A cemetery is a strange place to find a miniature red-brick house complete with windows, fireplace, front porch with a mailbox. There is such a house in Oakwood Cemetery in Lanett, Alabama.
According to the Alabama Currents magazine article, by Lanett City Hall Human Resource Manager Jennie Gunnells, published in 2010, Nadine, daughter of Julian Comer and Alma Earles, was diagnosed with diphtheria, a contagious respiratory tract infection, in November 1933. Her health worsened quickly when she contracted pneumonia a few weeks later.
Since she was so ill, her parents gave her a doll and a tea set, but Nadine was not satisfied with these gifts. She wanted a playhouse. Her father was building one and he planned to give it to her for Christmas. When Nadine heard her father’s explanation she replied, “Me want it now.”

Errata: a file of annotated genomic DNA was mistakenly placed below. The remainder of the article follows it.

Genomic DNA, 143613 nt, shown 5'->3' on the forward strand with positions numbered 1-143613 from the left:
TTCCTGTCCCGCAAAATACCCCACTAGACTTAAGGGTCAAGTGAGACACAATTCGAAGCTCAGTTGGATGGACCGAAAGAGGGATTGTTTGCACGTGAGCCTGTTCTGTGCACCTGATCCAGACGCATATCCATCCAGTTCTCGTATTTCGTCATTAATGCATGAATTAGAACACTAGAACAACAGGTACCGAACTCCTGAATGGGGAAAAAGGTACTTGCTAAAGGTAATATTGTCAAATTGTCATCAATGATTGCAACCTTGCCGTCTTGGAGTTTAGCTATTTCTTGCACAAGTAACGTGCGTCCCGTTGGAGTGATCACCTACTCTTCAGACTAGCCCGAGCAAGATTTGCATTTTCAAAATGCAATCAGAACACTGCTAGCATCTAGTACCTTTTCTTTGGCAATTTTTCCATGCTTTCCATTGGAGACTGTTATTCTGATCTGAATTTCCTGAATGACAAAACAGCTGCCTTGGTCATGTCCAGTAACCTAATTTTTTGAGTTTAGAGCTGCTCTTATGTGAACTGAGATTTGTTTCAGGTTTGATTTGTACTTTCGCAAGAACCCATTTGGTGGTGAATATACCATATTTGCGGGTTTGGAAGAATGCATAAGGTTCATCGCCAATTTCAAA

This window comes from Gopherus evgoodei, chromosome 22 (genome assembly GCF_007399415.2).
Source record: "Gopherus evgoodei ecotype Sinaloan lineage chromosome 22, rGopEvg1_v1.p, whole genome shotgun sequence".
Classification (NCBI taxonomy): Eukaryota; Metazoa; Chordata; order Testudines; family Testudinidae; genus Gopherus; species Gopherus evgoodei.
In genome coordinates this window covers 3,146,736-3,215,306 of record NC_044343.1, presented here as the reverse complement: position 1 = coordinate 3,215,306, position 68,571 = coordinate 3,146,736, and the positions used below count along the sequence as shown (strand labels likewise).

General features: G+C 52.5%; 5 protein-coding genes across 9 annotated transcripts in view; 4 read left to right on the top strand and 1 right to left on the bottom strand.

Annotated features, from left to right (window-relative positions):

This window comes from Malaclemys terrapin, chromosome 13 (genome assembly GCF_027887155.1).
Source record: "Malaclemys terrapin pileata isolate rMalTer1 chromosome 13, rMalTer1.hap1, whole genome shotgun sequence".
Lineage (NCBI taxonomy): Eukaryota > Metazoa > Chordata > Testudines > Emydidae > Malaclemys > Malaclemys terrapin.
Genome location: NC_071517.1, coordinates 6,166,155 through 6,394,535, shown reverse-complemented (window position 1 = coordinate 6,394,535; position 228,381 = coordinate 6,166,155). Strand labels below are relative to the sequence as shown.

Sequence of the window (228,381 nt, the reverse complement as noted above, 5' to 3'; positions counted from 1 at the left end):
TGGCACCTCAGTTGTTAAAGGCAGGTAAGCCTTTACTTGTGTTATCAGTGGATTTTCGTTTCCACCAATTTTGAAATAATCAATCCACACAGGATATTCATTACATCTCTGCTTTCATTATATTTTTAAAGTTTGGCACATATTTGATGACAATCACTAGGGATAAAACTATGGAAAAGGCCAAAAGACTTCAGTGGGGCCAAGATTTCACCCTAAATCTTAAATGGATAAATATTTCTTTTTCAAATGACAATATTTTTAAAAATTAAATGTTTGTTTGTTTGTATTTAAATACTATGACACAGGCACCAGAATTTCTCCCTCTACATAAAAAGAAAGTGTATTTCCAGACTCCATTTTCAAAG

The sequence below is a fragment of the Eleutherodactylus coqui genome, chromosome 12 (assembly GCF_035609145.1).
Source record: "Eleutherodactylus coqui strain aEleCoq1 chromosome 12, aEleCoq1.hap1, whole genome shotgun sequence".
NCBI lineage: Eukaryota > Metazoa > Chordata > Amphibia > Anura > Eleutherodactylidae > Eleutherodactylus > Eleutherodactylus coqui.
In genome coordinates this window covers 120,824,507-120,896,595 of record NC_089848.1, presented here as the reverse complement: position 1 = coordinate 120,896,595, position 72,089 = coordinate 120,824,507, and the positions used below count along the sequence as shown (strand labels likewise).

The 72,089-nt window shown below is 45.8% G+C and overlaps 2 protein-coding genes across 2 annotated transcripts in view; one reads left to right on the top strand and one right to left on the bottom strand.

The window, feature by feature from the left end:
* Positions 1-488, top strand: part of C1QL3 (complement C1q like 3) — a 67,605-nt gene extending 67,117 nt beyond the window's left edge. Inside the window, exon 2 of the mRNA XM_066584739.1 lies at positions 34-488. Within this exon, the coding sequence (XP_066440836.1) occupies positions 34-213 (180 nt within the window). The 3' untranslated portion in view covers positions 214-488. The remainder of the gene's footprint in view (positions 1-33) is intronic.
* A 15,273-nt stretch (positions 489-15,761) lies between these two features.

She died before a few days before Christmas and her distraught father never forget her words. According to a Valley Times-News article, by Jim Watson, published in 1989, the partially finished playhouse was transferred to Oakwood cemetery, and Nadine’s parents hired a contractor to complete it. Nadine’s wish was granted in the spring of 1934. She finally had the dollhouse she always wanted.
Her parents filled the dollhouse with toys and continued to for years after Nadine’s death. The house has been turned over to the city to keep. Her parents are buried on the same site.
The Tombstone Inscription Reads:
“Our little daughter,
sweetest in the world.
April 3, 1929
Dec. 18, 1933
In Heaven we hope to meet.
Me want it now.”
Books by Donna R. Causey
Discordance: The Cottinghams (Volume 1) – A novel inspired by the experiences of the Cottingham family who immigrated from the Eastern Shore of Virginia to Alabama